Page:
Terry Riley – A Rainbow In Curved Air
Experimental composer Terry Riley may have got his start playing in piano bars, and writing pattern pieces for jazz ensembles, but his greatest impact was upon the world of electronic music. In particular, his third album: 1969's A Rainbow In Curved Air.
The 40+ minute record is an odyssey of improvised experimental sounds, prominently featuring jazz-inspired modal scales and cues from Indian classical music. (Riley had made frequent trips to India in his youth and fell in love with the country). Through the usage of then-revolutionary overdubbing and tape-looping techniques, Riley was also able to perform every instrument himself on the record, including electric organs, electric harpsichords, a soprano saxophone, and an Indian dumbec.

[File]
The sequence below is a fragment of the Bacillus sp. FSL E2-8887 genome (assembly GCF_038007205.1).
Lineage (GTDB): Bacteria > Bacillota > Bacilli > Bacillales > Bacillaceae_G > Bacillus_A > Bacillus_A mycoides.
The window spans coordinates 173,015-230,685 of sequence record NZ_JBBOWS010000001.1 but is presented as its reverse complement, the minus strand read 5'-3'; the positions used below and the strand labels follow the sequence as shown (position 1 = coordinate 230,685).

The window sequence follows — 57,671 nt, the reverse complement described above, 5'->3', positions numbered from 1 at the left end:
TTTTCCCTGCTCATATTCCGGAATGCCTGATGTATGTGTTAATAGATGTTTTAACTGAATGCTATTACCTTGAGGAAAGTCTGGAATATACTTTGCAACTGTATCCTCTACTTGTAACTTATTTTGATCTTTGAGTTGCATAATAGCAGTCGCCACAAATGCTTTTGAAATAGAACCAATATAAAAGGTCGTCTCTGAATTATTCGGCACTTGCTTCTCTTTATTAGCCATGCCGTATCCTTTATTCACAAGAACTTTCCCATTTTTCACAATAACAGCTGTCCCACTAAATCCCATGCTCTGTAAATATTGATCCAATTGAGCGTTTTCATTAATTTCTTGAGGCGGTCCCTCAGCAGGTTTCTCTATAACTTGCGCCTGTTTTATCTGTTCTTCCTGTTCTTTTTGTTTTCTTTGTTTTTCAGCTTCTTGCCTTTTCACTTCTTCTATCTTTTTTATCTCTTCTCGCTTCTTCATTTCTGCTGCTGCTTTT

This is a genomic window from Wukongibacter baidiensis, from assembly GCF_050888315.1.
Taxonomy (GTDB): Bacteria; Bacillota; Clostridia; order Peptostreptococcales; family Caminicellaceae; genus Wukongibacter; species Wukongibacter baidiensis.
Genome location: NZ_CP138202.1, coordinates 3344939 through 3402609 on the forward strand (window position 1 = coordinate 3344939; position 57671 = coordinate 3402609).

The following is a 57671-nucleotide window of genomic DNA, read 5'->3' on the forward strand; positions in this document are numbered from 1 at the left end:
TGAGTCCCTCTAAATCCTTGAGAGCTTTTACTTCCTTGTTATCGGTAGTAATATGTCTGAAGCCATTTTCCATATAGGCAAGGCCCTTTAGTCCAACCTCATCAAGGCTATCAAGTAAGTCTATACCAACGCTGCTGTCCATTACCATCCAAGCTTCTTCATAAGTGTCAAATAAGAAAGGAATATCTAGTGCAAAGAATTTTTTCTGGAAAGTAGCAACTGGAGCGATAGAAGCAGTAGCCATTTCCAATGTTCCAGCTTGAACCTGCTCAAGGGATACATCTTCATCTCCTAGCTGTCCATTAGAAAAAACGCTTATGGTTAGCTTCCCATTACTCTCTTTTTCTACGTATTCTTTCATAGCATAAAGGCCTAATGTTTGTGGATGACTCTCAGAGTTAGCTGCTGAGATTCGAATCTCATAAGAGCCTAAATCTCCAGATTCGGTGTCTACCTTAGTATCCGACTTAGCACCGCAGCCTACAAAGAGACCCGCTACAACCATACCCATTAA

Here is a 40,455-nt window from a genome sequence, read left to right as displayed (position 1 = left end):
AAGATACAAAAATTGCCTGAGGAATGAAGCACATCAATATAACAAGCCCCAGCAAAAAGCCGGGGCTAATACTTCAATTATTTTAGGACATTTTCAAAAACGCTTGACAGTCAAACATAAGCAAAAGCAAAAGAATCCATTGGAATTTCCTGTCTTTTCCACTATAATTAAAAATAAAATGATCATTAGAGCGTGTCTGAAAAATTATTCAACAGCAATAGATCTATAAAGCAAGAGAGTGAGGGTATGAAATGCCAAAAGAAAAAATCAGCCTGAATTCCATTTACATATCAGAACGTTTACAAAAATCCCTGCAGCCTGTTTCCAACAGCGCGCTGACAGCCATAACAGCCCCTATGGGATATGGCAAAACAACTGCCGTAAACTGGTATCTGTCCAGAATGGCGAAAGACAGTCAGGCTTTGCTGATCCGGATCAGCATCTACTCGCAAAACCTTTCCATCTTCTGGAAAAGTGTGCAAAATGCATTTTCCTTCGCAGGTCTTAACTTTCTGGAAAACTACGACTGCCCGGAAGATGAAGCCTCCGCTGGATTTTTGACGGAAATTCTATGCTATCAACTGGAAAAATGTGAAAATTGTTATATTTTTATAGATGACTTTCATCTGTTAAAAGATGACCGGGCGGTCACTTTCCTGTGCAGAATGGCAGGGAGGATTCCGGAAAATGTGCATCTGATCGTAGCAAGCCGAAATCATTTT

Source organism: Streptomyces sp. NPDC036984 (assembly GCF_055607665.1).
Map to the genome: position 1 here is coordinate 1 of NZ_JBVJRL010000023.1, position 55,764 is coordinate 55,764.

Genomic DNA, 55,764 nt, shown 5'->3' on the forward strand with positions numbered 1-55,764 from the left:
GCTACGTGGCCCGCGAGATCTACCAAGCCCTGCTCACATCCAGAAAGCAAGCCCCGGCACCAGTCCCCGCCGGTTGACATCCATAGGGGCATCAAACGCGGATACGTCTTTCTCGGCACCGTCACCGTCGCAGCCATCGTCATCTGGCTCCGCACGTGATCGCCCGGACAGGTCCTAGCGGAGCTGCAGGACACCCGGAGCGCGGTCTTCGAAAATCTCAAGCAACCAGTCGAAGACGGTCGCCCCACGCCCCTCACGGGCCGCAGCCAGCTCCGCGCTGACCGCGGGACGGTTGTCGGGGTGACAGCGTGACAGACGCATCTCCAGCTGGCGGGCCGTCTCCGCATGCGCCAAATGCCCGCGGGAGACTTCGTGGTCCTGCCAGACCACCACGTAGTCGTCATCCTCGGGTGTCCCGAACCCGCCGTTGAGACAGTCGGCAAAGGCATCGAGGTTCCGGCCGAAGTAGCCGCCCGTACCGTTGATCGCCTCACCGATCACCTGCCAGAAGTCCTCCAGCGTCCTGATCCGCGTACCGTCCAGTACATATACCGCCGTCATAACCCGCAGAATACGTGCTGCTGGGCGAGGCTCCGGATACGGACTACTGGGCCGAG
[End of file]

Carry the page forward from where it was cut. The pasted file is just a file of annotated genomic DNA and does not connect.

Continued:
A Rainbow In Curved Air was a revelation to critics, who heaped praise upon Riley, who had, in essence, invented minimalism as a music genre. The record has been cited as a major influence on the likes of Phillip Glass, Brian Eno, Arthur Russell, Mike Oldfield, Giorgio Moroder, and numerous others, while the distinctly patterned organ lines of The Who's "Won't Get Fooled Again" and "Baba O'Riley" were directly inspired by Riley's piece. The repetitious minimalism of Rainbow also was integral to the development of future genres, such as ambient, jazz fusion, new age, progressive rock, and future varieties of electronic music.
More than just a revolutionary record, Rainbow also represented one final burst of sunny, utopian energy, as the dark and dreary 1970s loomed overhead.
A Rainbow In Curved Air
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